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Admission fees into Covid-19 wards exorbitant

by Staff reporter
23 Jan 2021 at 22:52hrs | Views
PUBLIC hospitals where ordinary Zimbabweans go to for survival are charging as much as RTGS $10 000, an equivalent of US$100, for admission into their Covid-19 wards, an amount of money that very few ordinary citizens of this country can afford.

Inquiries by The Standard over the week found that Parirenyatwa, the main Covid-19 referral hospital in the capital, is said to be charging an upfront $10 000 upon admission to the general ward where Covid patients are treated.

Admission into private wards at the same institution calls for an advance payment of between US$1 500 and US$2 500 prior to admission. Very few people can afford these fees in Zimbabwe where the average salary ranges below US$100.

As a result, most people that go to these public health institutions seeking treatment for Covid-19 are turned away and now resort to home-based care.

Parirenyatwa Hospital spokesperson Linos Dhire, however, refuted claims that the institution was demanding such huge sums of money from Covid-19 patients.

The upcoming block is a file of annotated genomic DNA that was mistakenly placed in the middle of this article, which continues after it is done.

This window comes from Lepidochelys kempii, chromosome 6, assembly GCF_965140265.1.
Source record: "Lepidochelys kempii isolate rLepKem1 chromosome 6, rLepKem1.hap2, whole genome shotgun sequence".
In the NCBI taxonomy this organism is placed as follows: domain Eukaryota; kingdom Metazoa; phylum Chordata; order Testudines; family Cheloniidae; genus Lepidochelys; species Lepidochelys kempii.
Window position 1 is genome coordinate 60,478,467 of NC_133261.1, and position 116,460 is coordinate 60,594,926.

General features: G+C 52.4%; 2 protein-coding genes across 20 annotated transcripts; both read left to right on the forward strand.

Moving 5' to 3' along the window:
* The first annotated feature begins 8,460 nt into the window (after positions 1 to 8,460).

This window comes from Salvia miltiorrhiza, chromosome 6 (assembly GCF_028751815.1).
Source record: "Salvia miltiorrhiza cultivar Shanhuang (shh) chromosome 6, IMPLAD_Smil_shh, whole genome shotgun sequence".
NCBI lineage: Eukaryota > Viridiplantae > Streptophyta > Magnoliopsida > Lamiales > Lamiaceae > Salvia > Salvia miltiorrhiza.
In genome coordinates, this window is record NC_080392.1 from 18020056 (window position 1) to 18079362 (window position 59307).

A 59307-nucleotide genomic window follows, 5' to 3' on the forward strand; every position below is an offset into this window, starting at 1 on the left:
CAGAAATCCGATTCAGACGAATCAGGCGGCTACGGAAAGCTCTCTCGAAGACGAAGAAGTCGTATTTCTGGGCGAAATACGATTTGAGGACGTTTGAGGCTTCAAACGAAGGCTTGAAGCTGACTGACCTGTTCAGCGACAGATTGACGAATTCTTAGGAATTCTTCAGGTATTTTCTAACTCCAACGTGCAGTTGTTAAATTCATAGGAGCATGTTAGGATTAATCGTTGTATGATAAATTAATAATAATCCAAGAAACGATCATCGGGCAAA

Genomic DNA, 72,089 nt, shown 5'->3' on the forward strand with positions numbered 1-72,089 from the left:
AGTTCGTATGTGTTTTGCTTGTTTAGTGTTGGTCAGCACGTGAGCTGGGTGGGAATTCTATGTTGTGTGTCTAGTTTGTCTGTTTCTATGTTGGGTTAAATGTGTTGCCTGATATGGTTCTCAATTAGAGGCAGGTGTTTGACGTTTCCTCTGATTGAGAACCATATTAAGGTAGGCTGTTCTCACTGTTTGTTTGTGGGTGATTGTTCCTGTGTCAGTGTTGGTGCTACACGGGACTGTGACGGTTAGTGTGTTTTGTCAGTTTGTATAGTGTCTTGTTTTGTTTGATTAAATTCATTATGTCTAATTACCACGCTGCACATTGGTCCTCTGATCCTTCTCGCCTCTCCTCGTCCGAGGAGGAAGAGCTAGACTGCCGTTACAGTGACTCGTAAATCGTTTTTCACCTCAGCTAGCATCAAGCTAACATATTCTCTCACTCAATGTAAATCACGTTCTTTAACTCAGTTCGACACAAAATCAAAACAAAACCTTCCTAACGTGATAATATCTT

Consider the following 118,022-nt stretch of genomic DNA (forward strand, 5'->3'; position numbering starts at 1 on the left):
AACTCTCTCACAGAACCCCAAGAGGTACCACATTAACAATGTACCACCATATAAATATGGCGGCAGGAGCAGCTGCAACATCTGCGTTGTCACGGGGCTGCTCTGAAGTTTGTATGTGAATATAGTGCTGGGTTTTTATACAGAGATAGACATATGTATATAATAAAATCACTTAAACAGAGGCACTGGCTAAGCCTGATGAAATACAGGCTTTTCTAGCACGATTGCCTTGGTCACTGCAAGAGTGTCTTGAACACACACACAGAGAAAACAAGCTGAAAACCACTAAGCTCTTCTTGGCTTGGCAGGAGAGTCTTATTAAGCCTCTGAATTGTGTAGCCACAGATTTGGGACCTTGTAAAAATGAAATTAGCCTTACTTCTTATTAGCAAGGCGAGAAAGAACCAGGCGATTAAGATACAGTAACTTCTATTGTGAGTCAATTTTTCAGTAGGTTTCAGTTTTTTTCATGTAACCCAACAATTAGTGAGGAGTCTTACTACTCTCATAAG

"Covid-19 treatment remains free at Parirenyatwa Group of Hospitals," said Dhire.

Zimbabwe is going through its worst phase since the breakout of Covid-19 in March last year with statistics of infected people close to breaching the 9 000 mark while fatalities stand at over 900.

In January last year, government raised consultation fees for its institutions with Parirenyatwa hospital charging $200 for consultation and the same for a bed on admission per day for Covid-19 patients. Other central hospitals were charging $160 with provincial hospitals charging $120.

A source at Sally Mugabe Central Hospital said the hospital was still charging the pegged $160 while referrals to Covid-19 centres were being done for patients who tested
positive to the virus.

A private hospital in Chitungwiza is charging US$20 for consultation and US$2 200 for the Covid-19 ward.

Community Working Group on Health executive director Itai Rusike called on the government to strengthen health systems as public health institutions are overwhelmed by the huge number of patients requiring health care from very few facilities that are manned by ill-equipped skeletal staff.

"Government, through the Health ministry, needs to regulate the fees charged at public health institutions to reduce the number of deaths from Covid-19-related health conditions," Rusike said.

Source - the standard